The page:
We are all in this together

The novel coronavirus (Covid-19) outbreak and its recent predecessors—SARS, Ebola, Zika—should teach us that pandemics view the Westphalian state system with scant regard. When the face masks come on every few years across the globe, sovereignty and territorial integrity—the pillars of national pride and main triggers of aggression and war—sound hollow. It would be short-sighted to see such pandemics as someone else’s problem or seek safety behind national borders.


We are all in this together because disease outbreaks do not happen only in underdeveloped countries. The wealth, power or hubris of a nation provides little protection. Ancient Athens was humbled not just by Sparta but by typhoid during the Peloponnesian War. A smallpox outbreak did not spare the pharaoh Ramses V: his pockmarked mummy in the Cairo museum bears testimony. A few centuries later, the Antonine plague (smallpox or measles) hastened the demise of the mighty Roman empire, and claimed the wisest of Ceasers, Marcus Aurelius. In the sixth century, plague forced Emperor Justinian to drop his plans of bringing the Roman empire together and, in the 14th century, bubonic plague or the Black Death travelled in caravans from Asia to Europe and forced England and France to halt their war. European conquerors wiped out 90 per cent of the indigenous people of the Americas using smallpox, measles and bubonic plague. The first of several cholera epidemics killed a million in Russia in the early 19th century and travelled with British soldiers to corners of the empire, including to India where millions more lost their lives. The long list carries on down to our time. Just when China’s unstoppable political and economic rise had become a byword, it has been stung by the deadly Covid-19. It may well recover, but nobody is betting on how long that will take and to what extent.


This is not the time to gloat, or paint the outbreak country as a culprit, or mock its cuisine culture. But it is a moment to think of the politics of public health. Nations can be chary of admitting outbreaks in time or taking immediate steps, as has been the case in Wuhan. Other nations struggle to find a fine balance between the imperatives of self-preservation and maintaining good relations with the outbreak country, especially if it happens to be a powerful player. Responses can therefore be uneven, both in extent and alacrity. While India evacuated its citizens, suspended flights and cancelled visas, Pakistan fearing China’s ire has continued flights after a brief hiatus and refused to evacuate its people. Russia has clamped shut its 4,000km border with China despite the huge impact on trade and tourism while Hong Kong authorities, already facing anti-China protests for months, resist a full sealing off despite rising cases.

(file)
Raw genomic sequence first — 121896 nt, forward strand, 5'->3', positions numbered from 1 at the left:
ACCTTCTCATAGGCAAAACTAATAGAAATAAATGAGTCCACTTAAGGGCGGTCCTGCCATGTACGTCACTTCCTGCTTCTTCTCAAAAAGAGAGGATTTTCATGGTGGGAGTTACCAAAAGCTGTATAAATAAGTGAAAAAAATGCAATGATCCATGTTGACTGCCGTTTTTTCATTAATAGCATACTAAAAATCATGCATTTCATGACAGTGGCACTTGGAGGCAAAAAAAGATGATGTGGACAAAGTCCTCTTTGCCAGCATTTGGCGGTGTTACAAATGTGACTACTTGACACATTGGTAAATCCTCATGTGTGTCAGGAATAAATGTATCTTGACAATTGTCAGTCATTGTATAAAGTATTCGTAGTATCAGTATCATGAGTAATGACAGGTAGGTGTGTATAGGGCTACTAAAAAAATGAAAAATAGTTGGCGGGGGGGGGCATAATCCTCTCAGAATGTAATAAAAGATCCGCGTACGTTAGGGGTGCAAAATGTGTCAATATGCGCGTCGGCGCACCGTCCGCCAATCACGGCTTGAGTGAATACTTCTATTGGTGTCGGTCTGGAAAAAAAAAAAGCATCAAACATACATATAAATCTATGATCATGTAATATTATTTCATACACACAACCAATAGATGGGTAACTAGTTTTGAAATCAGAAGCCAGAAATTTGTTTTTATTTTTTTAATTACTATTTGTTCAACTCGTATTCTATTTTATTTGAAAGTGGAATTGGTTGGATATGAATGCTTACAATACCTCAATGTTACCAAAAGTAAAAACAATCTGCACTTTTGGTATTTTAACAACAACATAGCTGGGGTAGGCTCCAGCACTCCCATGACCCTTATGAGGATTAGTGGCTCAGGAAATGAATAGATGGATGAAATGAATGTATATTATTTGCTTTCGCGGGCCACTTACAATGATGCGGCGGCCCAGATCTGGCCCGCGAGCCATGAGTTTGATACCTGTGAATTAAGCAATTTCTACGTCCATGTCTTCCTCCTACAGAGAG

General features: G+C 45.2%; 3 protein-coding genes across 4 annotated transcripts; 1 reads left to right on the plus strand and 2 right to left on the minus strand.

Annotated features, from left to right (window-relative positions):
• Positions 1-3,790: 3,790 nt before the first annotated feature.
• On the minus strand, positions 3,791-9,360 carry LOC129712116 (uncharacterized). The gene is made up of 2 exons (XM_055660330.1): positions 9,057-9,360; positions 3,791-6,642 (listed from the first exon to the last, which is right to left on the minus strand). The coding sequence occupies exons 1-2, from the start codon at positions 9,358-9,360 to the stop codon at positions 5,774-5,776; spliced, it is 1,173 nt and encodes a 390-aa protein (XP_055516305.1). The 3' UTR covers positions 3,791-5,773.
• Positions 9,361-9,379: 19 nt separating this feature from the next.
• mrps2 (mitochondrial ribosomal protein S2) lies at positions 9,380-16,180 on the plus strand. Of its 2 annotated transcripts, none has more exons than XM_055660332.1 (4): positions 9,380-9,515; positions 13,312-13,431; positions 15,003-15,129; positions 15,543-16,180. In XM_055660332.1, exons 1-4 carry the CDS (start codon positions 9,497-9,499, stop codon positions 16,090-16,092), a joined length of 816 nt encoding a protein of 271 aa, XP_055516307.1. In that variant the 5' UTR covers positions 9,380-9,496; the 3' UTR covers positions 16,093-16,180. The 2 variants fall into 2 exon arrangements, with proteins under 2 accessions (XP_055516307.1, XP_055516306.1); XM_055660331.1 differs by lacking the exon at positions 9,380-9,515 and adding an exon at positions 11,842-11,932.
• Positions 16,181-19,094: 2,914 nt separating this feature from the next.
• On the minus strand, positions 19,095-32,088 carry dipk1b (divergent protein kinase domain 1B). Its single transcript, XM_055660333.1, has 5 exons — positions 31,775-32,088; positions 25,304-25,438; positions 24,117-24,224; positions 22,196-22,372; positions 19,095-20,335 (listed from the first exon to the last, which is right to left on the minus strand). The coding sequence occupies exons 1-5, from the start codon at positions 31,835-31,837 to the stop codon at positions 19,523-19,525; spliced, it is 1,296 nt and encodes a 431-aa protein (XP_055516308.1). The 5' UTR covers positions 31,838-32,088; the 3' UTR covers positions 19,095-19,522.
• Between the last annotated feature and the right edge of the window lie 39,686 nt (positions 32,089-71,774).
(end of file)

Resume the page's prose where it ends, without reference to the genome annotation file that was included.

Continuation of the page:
Politics should have no say in how the world deals with a deadly contagion. A WHO conference is required to define global principles for both outbreak countries and others: nations must be committed to full transparency; there should be no prevarication or delay, no matter what the cost; travel restrictions, quarantines and evacuations should be triggered by objective standards and not reflect bilateral power play. The WHO needs an objective standard itself: its repeated praise of China’s actions, refusal to label the outbreak a pandemic and discouragement of trade and travel restrictions have undermined its credibility. This WHO conference should ideally be held under a desert night sky full of stars. There is nothing better to remind us that we are but a speck in this universe and our national borders are just vainglorious lines in the sand.